Smarden, St Michael the Archangel
Smarden, St Michael the Archangel
The parish church of Smarden is known as the Barn of Kent, a tribute to the width of its aisleless nave. The nave is 36 feet in width and is supported by a scissor-beam roof system of intersecting timbers.

Though the list of rectors for St Michaels goes back to 1205, we know almost nothing of the church those early rectors would have served. The current church was built between 1325 and 1350 of local Kentish ragstone and Bethersden marble quarried ar nearby Tuesnoad. The embattled west tower was added at the end of the 15th century.

The west window and the nave windows feature 15th-century stained glass. There are holy water stoups beside both the north and south doors; these are 14th century. The font is 14th century, remodelled with a much newer base.

The Lady Altar traces its origins back to 1392 when Stephen Morton and Simon Chedmynden founded a chantry here, with monks to pray for their souls. The brothers who performed these services lived in 'the Brothers' House' in the village.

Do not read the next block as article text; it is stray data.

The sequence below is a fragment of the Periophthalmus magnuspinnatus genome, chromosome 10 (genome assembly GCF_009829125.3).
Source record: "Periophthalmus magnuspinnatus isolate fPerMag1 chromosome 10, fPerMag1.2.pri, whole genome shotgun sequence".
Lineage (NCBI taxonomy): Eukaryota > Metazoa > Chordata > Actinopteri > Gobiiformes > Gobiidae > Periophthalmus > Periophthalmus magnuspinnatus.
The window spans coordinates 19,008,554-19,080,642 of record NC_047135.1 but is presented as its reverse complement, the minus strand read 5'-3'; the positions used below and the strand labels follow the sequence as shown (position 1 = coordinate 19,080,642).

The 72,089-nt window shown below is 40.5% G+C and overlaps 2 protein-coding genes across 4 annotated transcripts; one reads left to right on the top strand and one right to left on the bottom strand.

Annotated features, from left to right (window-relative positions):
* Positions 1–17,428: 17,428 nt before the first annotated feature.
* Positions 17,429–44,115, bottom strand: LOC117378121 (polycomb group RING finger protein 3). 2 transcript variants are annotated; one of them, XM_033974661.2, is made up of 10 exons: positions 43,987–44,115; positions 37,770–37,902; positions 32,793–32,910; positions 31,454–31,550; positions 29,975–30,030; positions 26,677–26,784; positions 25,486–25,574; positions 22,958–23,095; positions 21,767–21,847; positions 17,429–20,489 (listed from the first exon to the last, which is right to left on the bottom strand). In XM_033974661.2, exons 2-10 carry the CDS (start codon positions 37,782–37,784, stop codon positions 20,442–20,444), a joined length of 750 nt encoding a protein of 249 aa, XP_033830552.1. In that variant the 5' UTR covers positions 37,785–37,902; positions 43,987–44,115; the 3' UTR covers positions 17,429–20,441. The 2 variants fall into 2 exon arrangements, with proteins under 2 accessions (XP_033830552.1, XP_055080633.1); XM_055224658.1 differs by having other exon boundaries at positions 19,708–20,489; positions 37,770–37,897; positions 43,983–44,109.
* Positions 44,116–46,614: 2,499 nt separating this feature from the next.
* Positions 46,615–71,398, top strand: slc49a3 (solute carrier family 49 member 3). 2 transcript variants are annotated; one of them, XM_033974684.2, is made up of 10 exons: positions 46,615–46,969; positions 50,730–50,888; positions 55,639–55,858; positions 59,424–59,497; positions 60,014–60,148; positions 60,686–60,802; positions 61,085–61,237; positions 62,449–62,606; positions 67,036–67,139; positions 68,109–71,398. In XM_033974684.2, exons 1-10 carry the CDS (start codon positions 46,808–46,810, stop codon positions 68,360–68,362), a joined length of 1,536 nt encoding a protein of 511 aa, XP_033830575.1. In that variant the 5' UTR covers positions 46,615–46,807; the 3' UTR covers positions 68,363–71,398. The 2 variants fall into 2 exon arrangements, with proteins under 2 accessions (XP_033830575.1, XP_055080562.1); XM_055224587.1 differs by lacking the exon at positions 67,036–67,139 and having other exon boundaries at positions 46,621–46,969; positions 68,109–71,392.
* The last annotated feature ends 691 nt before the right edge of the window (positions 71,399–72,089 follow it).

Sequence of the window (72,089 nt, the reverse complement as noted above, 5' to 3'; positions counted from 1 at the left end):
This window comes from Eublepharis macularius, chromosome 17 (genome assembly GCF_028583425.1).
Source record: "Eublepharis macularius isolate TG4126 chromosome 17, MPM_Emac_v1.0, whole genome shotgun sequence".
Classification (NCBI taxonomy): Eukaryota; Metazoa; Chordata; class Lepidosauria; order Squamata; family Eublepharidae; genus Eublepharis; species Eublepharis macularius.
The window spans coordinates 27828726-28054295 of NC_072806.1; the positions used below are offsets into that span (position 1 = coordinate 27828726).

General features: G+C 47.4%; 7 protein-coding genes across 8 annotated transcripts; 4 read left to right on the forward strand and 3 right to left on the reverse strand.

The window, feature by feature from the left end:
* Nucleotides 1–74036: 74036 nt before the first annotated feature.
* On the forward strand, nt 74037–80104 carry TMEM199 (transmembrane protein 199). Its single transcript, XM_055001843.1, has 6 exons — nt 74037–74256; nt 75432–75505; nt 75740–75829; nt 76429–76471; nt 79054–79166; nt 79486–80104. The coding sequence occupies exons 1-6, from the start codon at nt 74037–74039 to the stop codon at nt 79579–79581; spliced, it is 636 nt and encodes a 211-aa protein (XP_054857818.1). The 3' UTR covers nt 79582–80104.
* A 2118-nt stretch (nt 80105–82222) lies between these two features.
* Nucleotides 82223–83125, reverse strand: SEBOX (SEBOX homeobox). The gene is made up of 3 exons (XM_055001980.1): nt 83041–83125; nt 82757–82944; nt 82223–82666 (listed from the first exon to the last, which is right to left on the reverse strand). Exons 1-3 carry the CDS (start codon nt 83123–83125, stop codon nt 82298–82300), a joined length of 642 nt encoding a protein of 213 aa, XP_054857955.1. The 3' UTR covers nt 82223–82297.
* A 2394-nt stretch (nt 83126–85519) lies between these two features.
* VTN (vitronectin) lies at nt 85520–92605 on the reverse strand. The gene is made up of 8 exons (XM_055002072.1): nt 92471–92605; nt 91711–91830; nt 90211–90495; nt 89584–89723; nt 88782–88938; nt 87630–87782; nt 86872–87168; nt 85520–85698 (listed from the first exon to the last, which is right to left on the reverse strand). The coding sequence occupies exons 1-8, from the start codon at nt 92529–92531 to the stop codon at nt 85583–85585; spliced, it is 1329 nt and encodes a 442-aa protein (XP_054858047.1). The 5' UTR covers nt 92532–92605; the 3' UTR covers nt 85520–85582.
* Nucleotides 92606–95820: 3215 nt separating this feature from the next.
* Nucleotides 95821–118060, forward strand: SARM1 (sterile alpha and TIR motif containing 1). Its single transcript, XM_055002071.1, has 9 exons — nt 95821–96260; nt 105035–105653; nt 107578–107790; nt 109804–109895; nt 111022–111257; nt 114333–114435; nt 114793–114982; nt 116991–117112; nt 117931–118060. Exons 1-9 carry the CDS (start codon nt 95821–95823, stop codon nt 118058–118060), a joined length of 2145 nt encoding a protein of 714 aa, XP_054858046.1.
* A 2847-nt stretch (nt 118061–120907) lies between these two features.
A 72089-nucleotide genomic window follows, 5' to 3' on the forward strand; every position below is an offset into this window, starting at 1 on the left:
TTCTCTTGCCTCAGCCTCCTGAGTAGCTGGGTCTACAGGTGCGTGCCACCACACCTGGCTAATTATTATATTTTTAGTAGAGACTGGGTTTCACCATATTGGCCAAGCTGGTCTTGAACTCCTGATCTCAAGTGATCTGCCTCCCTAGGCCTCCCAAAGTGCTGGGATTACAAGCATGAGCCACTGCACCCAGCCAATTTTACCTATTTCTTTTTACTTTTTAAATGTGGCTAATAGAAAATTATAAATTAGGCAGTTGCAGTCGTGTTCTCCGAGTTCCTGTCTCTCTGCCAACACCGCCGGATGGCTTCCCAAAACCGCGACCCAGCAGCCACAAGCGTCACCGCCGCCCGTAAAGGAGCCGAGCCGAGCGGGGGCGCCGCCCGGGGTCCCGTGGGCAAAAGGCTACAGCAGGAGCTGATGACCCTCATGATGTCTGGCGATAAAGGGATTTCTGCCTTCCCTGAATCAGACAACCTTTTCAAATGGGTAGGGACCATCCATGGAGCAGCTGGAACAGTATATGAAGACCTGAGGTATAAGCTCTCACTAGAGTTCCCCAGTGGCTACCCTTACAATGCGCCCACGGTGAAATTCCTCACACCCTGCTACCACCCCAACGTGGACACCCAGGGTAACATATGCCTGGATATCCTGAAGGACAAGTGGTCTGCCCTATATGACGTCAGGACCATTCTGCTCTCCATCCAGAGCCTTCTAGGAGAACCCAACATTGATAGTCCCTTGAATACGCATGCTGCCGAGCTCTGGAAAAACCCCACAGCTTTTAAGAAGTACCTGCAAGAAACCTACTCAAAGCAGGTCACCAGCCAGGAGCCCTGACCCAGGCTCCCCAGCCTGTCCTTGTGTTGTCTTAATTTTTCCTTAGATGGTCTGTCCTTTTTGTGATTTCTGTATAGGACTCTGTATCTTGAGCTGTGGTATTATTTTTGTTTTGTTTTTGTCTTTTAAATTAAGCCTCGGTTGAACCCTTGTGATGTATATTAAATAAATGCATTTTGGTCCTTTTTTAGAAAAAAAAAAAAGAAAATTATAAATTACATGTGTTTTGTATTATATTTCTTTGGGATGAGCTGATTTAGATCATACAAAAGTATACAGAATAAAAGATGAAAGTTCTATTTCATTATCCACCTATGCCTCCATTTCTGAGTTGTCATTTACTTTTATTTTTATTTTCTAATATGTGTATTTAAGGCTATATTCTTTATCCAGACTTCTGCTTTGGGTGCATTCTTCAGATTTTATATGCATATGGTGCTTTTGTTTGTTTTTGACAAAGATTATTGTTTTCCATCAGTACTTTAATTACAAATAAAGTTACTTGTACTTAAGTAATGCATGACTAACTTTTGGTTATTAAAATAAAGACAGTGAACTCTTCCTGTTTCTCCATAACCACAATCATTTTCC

Near the easternmost window on the north wall is a stone carving of a grotesque head. Though of obviously ancient vintage there is no explanation of its purpose.

The wooden alms box has been in place since at least 1533. Much older is the copper plate attached to the lid of the box. This is 13th century and came from France.

In the sanctuary is a three-seat sedilia (canopied priest's seat) from the 14th century and a piscina of the same date.

Near the piscina is a very intriguing alcove set into the wall. This may possibly have been a wafer oven, for baking communion wafers. In the north wall of the sanctuary is a rather plain Easter sepulchre.